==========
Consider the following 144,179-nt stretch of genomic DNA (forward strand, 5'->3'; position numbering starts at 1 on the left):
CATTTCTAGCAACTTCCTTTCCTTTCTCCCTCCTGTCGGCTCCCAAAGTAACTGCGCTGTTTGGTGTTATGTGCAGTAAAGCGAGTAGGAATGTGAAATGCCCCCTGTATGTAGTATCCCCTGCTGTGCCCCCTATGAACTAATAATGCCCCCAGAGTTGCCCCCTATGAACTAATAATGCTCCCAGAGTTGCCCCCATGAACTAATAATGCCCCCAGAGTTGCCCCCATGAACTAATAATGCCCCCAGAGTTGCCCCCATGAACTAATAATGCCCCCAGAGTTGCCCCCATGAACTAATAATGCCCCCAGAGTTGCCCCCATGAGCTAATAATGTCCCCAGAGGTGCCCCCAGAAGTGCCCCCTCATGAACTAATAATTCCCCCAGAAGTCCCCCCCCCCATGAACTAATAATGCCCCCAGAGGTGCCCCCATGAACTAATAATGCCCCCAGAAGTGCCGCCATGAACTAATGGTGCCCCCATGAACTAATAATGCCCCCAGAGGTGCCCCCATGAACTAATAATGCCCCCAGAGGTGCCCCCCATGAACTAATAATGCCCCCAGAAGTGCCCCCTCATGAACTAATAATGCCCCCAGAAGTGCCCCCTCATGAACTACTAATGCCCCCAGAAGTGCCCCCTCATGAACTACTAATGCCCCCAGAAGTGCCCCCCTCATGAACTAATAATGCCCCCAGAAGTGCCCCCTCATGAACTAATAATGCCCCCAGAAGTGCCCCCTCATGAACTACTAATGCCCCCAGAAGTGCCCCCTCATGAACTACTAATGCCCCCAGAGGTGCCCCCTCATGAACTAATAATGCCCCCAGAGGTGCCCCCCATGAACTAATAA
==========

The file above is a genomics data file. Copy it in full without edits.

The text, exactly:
Consider the following 144,179-nt stretch of genomic DNA (forward strand, 5'->3'; position numbering starts at 1 on the left):
CATTTCTAGCAACTTCCTTTCCTTTCTCCCTCCTGTCGGCTCCCAAAGTAACTGCGCTGTTTGGTGTTATGTGCAGTAAAGCGAGTAGGAATGTGAAATGCCCCCTGTATGTAGTATCCCCTGCTGTGCCCCCTATGAACTAATAATGCCCCCAGAGTTGCCCCCTATGAACTAATAATGCTCCCAGAGTTGCCCCCATGAACTAATAATGCCCCCAGAGTTGCCCCCATGAACTAATAATGCCCCCAGAGTTGCCCCCATGAACTAATAATGCCCCCAGAGTTGCCCCCATGAACTAATAATGCCCCCAGAGTTGCCCCCATGAGCTAATAATGTCCCCAGAGGTGCCCCCAGAAGTGCCCCCTCATGAACTAATAATTCCCCCAGAAGTCCCCCCCCCCATGAACTAATAATGCCCCCAGAGGTGCCCCCATGAACTAATAATGCCCCCAGAAGTGCCGCCATGAACTAATGGTGCCCCCATGAACTAATAATGCCCCCAGAGGTGCCCCCATGAACTAATAATGCCCCCAGAGGTGCCCCCCATGAACTAATAATGCCCCCAGAAGTGCCCCCTCATGAACTAATAATGCCCCCAGAAGTGCCCCCTCATGAACTACTAATGCCCCCAGAAGTGCCCCCTCATGAACTACTAATGCCCCCAGAAGTGCCCCCCTCATGAACTAATAATGCCCCCAGAAGTGCCCCCTCATGAACTAATAATGCCCCCAGAAGTGCCCCCTCATGAACTACTAATGCCCCCAGAAGTGCCCCCTCATGAACTACTAATGCCCCCAGAGGTGCCCCCTCATGAACTAATAATGCCCCCAGAGGTGCCCCCCATGAACTAATAA